LC: I’m not really sure. It’s probably those Little Women quilts that Mother made. We–I remember going downtown Newark, New Jersey. Those were the days of department stores. Life is different now but I remember going downtown to Haynes into the fabric department and looking for the little figured fabrics for the dresses and I remember Mother making that. I never was able to get across to her that I didn’t like the kind of sage green background on those quilts. I still don’t like it but it’s okay. There were those and to be honest I kind of forgotten as I came away from home. I kind of forgotten about those quilts per se and the fact that Mother made them. Mother was a good needlewoman. She and my grandmother taught me to knit, crochet, you know the whole nine yards. My grandmother was Danish and she was primarily responsible for making sure I had these skills that seem to be necessary for anyone. I’m good at some of them and some I find tedious. I grew up making my own clothes. I wouldn’t think of doing that now and I honestly take pants to the cleaners if the zipper has to be repaired but I can remember one time seeing one special fabric on the back of a pattern magazine and wanting that fabric and trying to get it. Well it never did work. I think it was a pale blue background and had ice skaters on it. I don’t know what I would have done with it but I wanted that fabric and to be honest with you, I have not gotten over wanting that fabric. [laughing.] It’s just an affinity I have. I suspect I may be more of a fabric collector than a quilter but at any rate that always requires more. When Mother died–she died in 1975, and I guess I had been given the Little Women quilts before that. We don’t remember that but in her things a year afterwards I found a Dresden Plate that she had started. It was just the blocks and then–what was the name of that pattern? It’s not Trip Around the World, something like that. Another she had cut out kettle cloth. I don’t know if all of you remember kettle cloth. It was like iron. [laughing.] I had a couple maternity dresses out of that and I was able to wear through all three kids. But Mother had made these blocks kettle cloth and I thought, ‘Hmm, that’s interesting.’ Now at that point I did not know how to make a quilt and it never even occurred to me to try to find how to make it. So I found some more kettle cloth and put alternate blocks and was able to make again two quilts alike. I wouldn’t show those to you. I really would not show those to you. They were done on the machine. I didn’t even look for a batt. I had an old white blanket I put in between each of them. I quilted them on the machine and boy I had little kids and I was in a hurry. They are like iron. They are awful. They are my youngest daughter’s favorite quilts. She has one at the beach house and she has one in the back of her car. And they are absolutely indestructible. [coughing in the background.][laughs and so does the audience.] Afterwards I found out there are ways–I remember going to Bell Buckle and showing Mildred Locks some piecing I had done. She very kindly told me that I needed to keep my seam allowance consistent [laughs.] but very nicely guided me along and made me understand that if you refine some of the techniques that you develop yourself you will be doing fine. To that extent I am self taught. I do appreciate the fine craft of quilting. And fortunately I have some friends that kind of say, ‘Come on. Do it right.’ My friend [inaudible.] who use to be at AQSG was one of those people that would say, ‘Okay you’ve got great ideas just slow down and do it right and you’ll be more satisfied.’ I’ve done a lot of quilting with kids at one point for I guess about five years. I participated with the fourth grade–no actually I used all the grades at a local elementary school, a school where there is one classroom of each grade and through the spring months every kid had the opportunity to make a block. The blocks varied with the kids and they were made into quilts and distributed through a variety of things- Ronald McDonald, the Linus Project, the–what are some of those others? Well at any rate that resulted in maybe 120 quilts that were done out. Kids had a quilt show in the hall and so on and that was fun. I enjoyed it. I can’t get down on the floor anymore. [laughs.] I had to make them on the floor. I felt like I had to anyway. Okay, what else can you stir up? [laughs.] I’m a blank.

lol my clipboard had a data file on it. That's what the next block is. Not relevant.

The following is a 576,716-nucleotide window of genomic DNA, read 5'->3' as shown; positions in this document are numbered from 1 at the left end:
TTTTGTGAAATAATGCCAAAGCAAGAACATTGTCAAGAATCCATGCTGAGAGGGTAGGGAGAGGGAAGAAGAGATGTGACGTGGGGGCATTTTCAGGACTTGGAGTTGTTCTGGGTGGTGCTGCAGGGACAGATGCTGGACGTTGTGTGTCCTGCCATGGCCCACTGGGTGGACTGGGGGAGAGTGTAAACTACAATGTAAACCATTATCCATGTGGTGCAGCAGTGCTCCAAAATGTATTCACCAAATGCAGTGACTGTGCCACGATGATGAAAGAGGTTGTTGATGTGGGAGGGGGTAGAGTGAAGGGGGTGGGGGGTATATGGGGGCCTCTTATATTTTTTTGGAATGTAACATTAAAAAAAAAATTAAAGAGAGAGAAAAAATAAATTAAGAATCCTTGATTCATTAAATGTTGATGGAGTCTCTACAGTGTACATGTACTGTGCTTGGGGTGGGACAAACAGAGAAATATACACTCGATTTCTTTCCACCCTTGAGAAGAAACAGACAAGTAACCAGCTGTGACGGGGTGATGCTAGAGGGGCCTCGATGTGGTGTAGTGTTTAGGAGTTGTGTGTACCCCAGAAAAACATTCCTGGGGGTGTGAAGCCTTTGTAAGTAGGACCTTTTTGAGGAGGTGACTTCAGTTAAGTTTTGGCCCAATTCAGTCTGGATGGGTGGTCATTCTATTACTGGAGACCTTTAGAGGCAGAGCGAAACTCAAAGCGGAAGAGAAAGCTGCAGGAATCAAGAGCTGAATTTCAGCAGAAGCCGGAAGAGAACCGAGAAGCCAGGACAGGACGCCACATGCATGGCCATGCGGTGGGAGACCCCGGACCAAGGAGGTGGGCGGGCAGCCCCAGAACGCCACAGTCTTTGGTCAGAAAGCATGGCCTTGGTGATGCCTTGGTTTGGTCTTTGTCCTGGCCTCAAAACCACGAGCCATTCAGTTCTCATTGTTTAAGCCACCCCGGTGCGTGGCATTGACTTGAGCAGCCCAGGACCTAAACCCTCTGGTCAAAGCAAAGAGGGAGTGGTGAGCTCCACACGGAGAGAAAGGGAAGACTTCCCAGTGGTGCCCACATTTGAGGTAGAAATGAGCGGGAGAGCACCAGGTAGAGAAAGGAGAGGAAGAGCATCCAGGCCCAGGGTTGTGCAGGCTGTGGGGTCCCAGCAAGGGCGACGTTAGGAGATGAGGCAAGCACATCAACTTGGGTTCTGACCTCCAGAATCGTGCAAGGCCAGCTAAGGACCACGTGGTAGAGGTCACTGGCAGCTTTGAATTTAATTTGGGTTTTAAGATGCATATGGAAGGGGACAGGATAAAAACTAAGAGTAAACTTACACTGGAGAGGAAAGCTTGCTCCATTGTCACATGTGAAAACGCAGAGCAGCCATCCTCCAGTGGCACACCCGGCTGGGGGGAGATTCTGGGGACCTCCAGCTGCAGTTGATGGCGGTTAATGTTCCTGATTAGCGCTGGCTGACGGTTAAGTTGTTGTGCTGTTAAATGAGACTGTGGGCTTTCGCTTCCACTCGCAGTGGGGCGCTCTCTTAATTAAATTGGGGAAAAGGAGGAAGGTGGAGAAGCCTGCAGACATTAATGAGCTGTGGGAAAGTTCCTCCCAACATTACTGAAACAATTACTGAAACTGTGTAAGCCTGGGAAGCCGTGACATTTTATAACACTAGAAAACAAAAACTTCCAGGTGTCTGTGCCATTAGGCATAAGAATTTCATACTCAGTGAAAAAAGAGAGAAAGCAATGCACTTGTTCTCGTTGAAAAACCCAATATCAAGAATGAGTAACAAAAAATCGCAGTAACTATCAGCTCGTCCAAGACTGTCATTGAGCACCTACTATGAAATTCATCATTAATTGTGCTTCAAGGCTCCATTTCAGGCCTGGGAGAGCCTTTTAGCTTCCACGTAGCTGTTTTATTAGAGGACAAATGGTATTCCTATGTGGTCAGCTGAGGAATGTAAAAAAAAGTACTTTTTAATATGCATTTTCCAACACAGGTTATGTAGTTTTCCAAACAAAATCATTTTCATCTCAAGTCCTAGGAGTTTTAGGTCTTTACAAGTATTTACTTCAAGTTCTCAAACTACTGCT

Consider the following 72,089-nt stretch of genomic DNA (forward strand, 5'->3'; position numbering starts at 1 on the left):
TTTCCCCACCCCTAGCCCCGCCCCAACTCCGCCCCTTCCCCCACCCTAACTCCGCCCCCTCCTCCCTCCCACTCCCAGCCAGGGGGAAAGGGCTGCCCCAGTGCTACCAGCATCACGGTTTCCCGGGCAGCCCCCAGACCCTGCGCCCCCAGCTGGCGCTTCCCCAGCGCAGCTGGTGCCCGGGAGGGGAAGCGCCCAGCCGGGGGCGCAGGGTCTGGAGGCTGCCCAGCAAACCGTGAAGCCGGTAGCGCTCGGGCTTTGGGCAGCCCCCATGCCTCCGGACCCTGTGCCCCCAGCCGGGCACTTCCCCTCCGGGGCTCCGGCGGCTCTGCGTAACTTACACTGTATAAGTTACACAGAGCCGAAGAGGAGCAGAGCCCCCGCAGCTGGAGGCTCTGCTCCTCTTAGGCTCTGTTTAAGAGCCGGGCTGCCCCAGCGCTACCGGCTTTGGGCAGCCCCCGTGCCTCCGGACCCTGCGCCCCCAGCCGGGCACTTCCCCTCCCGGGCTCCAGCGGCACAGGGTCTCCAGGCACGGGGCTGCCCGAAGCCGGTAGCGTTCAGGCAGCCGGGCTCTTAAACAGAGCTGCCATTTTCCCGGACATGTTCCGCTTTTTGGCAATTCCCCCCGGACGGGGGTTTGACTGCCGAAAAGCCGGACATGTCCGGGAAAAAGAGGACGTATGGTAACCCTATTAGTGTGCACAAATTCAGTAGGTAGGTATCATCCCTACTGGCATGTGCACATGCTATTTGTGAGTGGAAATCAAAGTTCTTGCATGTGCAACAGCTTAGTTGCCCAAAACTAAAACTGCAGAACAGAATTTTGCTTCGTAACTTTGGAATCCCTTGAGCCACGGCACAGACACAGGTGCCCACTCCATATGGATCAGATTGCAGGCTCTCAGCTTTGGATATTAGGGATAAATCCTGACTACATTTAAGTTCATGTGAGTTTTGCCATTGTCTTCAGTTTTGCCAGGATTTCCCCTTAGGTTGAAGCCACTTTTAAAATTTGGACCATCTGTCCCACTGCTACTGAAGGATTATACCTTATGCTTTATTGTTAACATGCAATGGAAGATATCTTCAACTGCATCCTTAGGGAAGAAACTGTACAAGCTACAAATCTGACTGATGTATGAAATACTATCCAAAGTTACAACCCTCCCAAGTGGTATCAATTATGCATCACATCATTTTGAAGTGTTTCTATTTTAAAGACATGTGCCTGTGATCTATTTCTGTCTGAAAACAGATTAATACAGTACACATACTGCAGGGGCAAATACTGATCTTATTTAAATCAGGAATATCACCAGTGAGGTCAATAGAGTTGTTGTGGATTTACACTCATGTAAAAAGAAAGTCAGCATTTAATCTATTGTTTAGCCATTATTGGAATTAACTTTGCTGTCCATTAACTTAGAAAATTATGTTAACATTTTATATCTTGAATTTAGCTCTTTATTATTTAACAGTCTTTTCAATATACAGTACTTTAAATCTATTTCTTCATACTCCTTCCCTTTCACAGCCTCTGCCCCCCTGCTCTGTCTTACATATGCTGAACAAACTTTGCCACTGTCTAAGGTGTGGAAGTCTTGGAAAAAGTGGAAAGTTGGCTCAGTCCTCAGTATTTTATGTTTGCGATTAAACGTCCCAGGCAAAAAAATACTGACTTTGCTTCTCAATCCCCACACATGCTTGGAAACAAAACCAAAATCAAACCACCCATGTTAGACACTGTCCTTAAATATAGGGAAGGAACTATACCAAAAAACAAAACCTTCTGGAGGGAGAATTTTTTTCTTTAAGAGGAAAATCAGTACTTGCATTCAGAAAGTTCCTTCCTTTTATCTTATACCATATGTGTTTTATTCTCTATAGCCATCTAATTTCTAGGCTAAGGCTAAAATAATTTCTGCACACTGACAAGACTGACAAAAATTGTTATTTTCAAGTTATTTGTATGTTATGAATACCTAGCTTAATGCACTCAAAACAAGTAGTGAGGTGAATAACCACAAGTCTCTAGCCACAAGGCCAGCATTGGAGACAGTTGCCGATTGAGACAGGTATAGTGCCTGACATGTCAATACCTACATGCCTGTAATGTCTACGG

KM: You’re doing very well.